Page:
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I am officiating my Aunt Maryanne’s wedding this weekend back home in Southern Illinois.  She raised me in large part.  Her husband passed away 7 years ago and she’s met a lovely guy and is creating a really nice Act II for herself.  I couldn’t be happier or more honored that she’s chosen me to officiate her ceremony.

As I was preparing the ceremony, I came across this rundown of common wedding rituals and their origins… and the origins are wild.  Like, do you know why we have bridesmaids and groomsmen?

Bridesmaids originally dressed all alike to ward off evil spirts from harming the bride.  The thought was if all these women were dressed alike, the evil spirits wouldn’t know which one was the bride.  Are you trying to tell me evil spirits are that stupid?  I bet they could figure it out.  Now, it’s more about tradition and preventing any woman from outdoing another, right?

What about the best man?  Centuries ago a groom would kidnap his bride and if the family objected, the best man was to help fight off the family and defend the groom. Now, the best man is just supposed to pick up your bar tab at your bachelor party.

Carrying the bride across the threshold was symbolic of her resistance to leave her family.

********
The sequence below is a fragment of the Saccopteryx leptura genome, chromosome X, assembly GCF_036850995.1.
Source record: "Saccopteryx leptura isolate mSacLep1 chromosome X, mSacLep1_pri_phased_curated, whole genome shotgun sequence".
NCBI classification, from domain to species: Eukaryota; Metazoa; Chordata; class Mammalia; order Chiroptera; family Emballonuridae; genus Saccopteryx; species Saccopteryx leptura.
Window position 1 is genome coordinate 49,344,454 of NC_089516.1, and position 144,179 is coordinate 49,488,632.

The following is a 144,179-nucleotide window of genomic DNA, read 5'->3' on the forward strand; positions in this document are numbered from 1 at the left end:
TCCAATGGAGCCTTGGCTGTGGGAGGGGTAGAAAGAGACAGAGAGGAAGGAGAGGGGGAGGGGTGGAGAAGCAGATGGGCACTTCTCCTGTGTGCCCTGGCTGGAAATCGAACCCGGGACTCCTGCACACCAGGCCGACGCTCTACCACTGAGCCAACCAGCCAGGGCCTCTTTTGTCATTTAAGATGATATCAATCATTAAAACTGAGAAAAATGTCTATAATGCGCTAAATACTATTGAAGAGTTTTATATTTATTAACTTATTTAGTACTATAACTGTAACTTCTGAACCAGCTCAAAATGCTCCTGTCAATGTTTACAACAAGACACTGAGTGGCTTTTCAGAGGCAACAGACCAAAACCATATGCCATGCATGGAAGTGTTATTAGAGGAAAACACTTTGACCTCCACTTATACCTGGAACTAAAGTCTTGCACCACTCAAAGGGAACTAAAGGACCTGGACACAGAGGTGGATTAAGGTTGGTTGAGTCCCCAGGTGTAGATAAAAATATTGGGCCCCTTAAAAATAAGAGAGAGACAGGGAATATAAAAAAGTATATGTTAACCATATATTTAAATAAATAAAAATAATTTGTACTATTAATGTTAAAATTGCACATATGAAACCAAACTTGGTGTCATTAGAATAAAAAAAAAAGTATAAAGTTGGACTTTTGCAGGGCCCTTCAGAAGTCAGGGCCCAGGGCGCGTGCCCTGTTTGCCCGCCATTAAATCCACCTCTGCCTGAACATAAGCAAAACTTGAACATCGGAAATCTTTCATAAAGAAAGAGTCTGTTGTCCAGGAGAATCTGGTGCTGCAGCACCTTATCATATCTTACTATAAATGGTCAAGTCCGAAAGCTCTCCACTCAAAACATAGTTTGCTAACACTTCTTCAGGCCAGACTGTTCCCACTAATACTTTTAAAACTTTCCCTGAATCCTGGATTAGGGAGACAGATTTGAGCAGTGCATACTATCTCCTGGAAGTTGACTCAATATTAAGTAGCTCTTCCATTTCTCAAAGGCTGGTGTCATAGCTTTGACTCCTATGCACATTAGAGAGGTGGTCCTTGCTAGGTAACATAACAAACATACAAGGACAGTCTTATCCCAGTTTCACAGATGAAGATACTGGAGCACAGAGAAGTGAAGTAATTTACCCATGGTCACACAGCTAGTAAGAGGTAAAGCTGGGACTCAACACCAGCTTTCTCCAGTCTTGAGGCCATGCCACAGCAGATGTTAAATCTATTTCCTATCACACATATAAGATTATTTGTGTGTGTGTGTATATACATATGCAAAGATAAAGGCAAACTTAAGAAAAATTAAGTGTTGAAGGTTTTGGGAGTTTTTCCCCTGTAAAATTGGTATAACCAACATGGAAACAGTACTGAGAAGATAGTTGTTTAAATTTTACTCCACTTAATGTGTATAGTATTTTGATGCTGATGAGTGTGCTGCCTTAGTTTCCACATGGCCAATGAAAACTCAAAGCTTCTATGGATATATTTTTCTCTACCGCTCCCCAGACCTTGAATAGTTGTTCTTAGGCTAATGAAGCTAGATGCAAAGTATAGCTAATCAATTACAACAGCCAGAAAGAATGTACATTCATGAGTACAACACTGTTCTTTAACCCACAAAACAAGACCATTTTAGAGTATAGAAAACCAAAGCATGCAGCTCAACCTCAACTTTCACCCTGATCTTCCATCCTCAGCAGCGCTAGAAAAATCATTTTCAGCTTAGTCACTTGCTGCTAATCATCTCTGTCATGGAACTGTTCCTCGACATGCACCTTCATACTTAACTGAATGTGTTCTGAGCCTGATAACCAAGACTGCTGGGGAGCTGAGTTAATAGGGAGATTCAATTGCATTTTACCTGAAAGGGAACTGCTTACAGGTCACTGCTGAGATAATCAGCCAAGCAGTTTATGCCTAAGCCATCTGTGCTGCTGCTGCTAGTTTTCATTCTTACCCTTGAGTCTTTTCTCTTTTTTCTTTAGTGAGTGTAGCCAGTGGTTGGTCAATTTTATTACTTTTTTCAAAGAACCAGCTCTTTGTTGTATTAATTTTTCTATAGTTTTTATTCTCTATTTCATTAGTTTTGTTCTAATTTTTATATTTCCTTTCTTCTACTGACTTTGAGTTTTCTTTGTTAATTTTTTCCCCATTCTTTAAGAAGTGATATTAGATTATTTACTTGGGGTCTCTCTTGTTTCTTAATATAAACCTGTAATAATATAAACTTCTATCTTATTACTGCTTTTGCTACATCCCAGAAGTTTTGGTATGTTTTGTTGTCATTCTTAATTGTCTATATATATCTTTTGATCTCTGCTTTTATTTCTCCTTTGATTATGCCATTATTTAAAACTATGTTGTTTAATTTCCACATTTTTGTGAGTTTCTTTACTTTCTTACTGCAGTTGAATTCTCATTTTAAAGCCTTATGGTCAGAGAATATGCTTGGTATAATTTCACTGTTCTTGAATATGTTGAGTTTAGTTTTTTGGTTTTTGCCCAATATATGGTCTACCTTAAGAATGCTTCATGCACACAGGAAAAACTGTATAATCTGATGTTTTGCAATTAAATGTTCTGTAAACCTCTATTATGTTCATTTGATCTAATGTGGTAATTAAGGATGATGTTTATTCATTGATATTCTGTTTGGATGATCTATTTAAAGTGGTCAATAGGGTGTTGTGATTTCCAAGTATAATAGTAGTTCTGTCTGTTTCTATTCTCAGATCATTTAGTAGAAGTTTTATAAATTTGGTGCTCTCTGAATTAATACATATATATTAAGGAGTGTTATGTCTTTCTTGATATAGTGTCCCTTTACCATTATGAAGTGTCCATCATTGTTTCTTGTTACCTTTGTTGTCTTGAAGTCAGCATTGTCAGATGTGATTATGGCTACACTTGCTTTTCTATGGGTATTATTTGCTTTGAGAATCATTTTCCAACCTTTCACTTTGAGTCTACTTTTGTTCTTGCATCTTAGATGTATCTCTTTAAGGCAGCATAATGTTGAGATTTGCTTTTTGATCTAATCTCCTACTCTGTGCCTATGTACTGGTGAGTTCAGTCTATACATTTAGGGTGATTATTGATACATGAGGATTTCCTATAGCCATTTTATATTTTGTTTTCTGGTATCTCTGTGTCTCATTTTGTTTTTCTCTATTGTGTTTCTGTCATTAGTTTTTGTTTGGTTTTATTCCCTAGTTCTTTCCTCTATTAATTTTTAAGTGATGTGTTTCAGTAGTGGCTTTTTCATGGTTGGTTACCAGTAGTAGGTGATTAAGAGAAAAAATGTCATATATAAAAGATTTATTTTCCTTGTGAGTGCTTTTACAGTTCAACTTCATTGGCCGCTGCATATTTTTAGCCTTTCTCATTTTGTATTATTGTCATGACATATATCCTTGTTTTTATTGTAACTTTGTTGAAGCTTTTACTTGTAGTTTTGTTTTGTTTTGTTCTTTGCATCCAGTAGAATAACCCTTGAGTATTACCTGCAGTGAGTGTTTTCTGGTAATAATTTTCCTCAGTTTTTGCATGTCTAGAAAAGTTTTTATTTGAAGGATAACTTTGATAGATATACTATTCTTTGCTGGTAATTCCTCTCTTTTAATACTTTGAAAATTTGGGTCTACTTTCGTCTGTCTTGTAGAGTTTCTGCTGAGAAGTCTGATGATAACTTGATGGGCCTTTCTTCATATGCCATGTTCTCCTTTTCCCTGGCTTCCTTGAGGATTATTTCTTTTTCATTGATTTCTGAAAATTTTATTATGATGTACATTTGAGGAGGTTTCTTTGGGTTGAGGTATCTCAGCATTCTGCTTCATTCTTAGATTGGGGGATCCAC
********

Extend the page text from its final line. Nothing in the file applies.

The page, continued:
Bouquets were originally made with strong herbs to mask body odor.  Related – June weddings are so popular because people used to take their annual baths in May (I take mine in April).

Veils used to be red so the bride would look like she’s on fire, which would ward off evil spirts.  Again, evil spirits pretty stupid… if they can’t tell the difference between a veil and real fire.  I don’t understand that line of thinking.  The spirits can do all these wild supernatural things, but a piece of red fabric will totally throw ‘em.

And finally – honeymoon started as a trip to go visit family who couldn’t make it to the wedding.

Learning all of this makes me extra grateful that we ended up having a pandemic wedding with 4 people in a park.  We got to skip out on most of this stuff.

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